Tuesday, March 8, 2016

Teen Tuesday: Following My Own Footsteps

I ordered Following My Own Footsteps from Half.com so that I could read book two of Stepping on the Cracks. I'd read book three not knowing this was a series.

Published in 1996, Following My Own Footsteps by Mary Downing Hahn tells about Gordy, his mother, and his three younger siblings going to stay with their grandmother in the South. The Lexile measure is 740L which makes this book easily readable for the intended age group of middle school. There is a little swearing, smoking, drinking,  physical abuse by the father, and a scene where the older brother tells about the horrors of war.

In this installment, bully Gordy comes to a new place where he is called a "Damn Yankee." He fights and refuses to do his school work. He is deeply entrenched in failure mode, but his grandmother works with him on his school work. He meets and becomes friends with the boy next door who is in a wheelchair because of polio.

He makes good progress, but when his father gets out of jail and comes to take his family to California, things go haywire for Gordy.

Hahn captures perfectly the mindset of a child who badly wants to fit in (Gordy's sister June) even though she is dirty, unkempt, and hungry.

"June nodded and smoothed her dress. 'Do I look pretty?'

'Sure you do,' I lied. The truth was, her hair was ratty with tangles, her dress was stained with the apple juiced she'd spilled at breakfast, and she had that pale sickly look she gets when she's tired.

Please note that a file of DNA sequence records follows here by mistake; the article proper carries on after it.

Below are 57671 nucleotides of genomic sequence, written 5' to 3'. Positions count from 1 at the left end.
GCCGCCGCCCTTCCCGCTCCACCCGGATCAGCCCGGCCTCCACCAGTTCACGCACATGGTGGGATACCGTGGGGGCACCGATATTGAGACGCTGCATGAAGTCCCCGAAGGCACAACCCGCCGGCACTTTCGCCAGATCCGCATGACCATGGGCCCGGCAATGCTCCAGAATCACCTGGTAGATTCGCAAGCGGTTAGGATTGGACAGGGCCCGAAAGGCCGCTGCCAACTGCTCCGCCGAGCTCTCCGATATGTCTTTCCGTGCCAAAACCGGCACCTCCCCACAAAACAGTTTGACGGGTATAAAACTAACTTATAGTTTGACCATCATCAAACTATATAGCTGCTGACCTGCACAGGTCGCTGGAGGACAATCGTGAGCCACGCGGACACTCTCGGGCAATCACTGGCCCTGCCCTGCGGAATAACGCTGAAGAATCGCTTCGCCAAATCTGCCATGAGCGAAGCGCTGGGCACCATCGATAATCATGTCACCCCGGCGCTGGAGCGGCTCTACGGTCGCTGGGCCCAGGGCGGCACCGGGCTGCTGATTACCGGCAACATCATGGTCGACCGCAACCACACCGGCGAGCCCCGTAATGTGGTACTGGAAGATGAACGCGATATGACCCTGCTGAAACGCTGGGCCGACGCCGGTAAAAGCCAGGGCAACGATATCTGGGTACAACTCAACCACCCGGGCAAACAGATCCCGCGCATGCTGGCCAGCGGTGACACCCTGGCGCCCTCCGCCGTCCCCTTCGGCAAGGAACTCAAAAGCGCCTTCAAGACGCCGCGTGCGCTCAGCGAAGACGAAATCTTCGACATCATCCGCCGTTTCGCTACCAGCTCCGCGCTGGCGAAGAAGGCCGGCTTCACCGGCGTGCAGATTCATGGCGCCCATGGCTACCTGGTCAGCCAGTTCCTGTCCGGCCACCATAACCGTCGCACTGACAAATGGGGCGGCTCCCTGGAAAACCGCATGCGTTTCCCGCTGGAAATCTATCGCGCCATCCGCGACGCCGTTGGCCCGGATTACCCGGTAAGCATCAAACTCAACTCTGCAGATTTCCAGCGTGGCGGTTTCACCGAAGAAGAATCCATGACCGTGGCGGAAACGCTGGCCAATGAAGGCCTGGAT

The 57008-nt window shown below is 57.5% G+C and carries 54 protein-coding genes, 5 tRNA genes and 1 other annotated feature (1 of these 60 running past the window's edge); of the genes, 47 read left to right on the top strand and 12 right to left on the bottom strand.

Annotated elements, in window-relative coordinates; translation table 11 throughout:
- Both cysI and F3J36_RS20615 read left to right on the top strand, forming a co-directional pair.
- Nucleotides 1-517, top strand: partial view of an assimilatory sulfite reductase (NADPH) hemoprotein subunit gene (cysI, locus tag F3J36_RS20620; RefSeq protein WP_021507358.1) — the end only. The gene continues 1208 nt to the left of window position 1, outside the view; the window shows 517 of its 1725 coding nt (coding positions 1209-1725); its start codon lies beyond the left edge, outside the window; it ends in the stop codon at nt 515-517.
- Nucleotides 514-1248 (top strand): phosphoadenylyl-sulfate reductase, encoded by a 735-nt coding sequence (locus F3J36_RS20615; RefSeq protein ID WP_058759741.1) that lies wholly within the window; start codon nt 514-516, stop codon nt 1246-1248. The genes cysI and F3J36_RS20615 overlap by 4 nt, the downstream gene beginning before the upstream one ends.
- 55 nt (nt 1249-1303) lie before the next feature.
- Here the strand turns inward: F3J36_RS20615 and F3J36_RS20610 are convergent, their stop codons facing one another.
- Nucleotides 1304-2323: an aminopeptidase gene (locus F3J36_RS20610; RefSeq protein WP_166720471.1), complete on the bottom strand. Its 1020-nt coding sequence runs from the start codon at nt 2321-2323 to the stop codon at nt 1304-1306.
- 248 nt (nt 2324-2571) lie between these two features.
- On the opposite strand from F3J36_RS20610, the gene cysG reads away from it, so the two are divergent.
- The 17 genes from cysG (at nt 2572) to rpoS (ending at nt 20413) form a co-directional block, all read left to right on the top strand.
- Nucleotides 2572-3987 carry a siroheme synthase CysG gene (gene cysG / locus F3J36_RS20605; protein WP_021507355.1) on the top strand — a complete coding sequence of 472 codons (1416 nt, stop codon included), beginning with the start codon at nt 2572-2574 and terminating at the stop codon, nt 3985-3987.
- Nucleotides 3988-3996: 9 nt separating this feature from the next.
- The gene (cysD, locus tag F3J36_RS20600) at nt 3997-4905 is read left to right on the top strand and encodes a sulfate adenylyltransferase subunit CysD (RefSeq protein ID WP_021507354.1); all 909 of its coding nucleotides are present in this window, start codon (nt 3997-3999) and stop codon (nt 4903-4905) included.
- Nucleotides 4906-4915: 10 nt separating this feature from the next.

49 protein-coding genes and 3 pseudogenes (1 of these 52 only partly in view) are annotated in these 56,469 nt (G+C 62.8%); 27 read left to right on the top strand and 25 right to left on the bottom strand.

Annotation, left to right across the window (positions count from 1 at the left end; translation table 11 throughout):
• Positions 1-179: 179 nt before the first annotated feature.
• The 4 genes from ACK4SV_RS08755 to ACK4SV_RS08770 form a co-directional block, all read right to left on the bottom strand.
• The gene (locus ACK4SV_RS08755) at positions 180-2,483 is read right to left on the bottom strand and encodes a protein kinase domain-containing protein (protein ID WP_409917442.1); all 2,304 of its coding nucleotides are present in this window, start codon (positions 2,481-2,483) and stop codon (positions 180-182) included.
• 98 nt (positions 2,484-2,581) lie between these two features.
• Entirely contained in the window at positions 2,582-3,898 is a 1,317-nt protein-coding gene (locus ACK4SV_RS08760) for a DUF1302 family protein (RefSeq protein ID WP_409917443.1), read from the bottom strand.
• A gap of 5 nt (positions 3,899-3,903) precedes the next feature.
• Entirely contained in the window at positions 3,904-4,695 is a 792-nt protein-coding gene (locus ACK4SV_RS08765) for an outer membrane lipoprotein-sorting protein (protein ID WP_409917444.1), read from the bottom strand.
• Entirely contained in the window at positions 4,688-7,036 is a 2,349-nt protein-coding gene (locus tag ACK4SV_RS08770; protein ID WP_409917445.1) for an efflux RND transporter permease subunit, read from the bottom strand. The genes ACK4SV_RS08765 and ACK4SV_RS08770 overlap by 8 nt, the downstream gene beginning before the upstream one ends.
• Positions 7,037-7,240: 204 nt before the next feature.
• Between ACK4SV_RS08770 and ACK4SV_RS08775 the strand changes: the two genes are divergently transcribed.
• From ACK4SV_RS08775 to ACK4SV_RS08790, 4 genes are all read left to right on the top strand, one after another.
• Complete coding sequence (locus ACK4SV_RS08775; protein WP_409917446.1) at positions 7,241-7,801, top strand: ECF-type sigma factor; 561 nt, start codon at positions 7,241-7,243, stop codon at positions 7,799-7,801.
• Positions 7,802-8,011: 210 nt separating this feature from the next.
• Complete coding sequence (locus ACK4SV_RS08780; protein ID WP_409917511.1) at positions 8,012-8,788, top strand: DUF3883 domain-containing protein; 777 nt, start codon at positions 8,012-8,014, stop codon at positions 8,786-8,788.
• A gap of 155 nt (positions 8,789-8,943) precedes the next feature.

'That's good,' she said. 'I want Grandma to think I'm a pretty little girl. I want her to love me'" (11).

"I glanced at June. She was standing up straight and tall, waiting for Grandma to notice her and smiling so hard it hurt to look at her. If you ever saw a puppy at the pound, that's what June reminded me of. Pale and dirty and skinny but hopeful. If she'd had a tail, she'd have been wagging it to beat the band" (14).

I cried when I read these passages because I know how just how June felt.

The title of this book is the overall message of the book. It doesn't matter who your parents are; you don't have to end up like them. You don't have to follow in their footsteps because you can choose a better path and follow your own footsteps.

This is a great series for students (or adults) who like historical fiction and kids who have to be tough.

Read to a child today even if that child is you.

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